Are you neglecting yourself (e.g., not taking time to rest, eat, or exercise)? Yes No
Have your family, friends, or colleagues noticed a change in your character? Yes No


If you answered ‘yes’ to most of these questions, you may be struggling with burnout. You might find it helpful to speak to your family doctor or a mental health professional about how you are feeling.

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What causes burnout?

Burnout doesn’t have a single cause, but there are some things that make you more likely to experience it:

  • Your job. Work environments play a big role in burnout. If you have a large workload, long hours, or little control over your job, you may be at greater risk. Burnout has also been linked to having conflicting or unclear roles at work, feeling unsupported, and receiving a lack of feedback from others [5,6]. Professionals who work in ‘people-focused’ jobs (e.g., teachers and medical professionals) are particularly at risk of severe burnout, but burnout is relevant to all types of work [7].
  • Your personal life. Problems outside of work can sometimes increase the risk of burnout. These include relationship difficulties, financial worries, caring for a family member, and conflicts between work and family commitments [8].
  • Your personality.Some personality traits appear to be related to burnout. If you are the type of person who finds it difficult to cope with stressful events, you doubt your worth or competence, or if you tend to experience more negative emotions and fewer positive emotions, you may be at greater risk of burnout [9].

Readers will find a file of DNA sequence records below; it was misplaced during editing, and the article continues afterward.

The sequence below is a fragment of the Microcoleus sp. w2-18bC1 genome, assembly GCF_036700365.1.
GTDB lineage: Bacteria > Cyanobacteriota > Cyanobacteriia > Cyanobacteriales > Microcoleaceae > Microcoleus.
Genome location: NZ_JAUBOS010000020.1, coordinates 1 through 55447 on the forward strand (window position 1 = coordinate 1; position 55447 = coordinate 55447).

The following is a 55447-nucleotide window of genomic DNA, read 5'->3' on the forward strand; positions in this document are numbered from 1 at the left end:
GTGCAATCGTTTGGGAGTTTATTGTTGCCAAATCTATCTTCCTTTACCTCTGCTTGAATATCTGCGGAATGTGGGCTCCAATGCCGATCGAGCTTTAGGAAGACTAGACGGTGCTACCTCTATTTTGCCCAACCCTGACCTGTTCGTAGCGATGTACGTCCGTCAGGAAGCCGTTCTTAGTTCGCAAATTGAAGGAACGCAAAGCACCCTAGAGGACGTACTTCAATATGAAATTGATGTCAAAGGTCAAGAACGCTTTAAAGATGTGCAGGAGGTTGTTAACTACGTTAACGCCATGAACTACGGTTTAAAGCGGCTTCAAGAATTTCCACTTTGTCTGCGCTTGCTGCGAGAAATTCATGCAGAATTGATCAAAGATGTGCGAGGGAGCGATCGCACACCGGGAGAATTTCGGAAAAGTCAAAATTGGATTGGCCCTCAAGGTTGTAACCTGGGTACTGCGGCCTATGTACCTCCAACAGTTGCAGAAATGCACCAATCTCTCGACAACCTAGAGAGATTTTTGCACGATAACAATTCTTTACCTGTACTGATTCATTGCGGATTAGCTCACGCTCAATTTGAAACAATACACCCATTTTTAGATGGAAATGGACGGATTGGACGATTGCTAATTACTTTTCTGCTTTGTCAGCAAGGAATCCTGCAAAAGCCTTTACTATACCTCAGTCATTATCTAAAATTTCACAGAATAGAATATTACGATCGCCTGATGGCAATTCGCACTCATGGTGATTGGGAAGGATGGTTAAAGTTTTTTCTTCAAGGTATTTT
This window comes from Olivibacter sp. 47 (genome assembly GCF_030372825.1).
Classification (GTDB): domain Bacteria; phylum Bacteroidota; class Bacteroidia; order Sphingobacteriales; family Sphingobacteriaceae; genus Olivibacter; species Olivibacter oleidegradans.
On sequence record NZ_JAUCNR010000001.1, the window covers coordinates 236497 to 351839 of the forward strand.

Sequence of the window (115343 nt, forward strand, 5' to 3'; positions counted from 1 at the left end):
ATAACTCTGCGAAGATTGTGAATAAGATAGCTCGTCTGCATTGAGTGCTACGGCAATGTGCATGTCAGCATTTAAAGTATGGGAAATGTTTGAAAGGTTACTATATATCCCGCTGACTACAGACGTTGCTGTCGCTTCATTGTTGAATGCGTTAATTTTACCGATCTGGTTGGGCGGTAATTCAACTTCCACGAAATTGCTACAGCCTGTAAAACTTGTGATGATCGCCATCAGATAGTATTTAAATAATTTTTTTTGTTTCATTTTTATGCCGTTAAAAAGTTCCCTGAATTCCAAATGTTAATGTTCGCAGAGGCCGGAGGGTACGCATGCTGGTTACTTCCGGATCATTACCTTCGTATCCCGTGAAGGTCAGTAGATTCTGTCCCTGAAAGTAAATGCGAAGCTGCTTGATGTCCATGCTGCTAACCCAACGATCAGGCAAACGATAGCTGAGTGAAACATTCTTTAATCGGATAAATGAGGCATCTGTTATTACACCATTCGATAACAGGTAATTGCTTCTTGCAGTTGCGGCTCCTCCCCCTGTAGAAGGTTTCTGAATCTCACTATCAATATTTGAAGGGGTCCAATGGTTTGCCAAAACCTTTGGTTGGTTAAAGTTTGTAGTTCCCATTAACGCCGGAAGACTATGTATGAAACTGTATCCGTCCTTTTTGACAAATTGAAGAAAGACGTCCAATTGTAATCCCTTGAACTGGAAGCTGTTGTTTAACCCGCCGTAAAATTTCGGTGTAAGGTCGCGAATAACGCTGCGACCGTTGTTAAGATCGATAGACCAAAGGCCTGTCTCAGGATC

• Your beliefs. Some research suggests that your beliefs about yourself and your work can affect burnout. For example, one study found that beliefs about needing to meet high personal standards (e.g., perfectionism) were linked to burnout in trainee therapists [10]. Other studies have found a similar link between perfectionism and burnout [11].
  • Genetic factors. Research evidence suggests that there may be genes that make you likely to develop emotional problems in general, and the same is probably true of burnout. However, your experiences in and around work are likely to play a bigger role.

What keeps burnout going?

Burnout can be looked at through different lenses. It can be seen as an individual problem, an organizational problem, or a problem in our society. Often, all these perspectives are relevant. This means that there are several ways people with burnout can be helped.

Research studies have shown that cognitive behavioral therapy is one effective treatment for burnout [12,13]. CBT therapists work a bit like firefighters: while the fire is burning, they’re not so interested in what caused it, but are more focused on what is keeping it going (and what they can do to put it out). Working out what keeps a problem going means that they can address it by tackling the cycles that maintain it.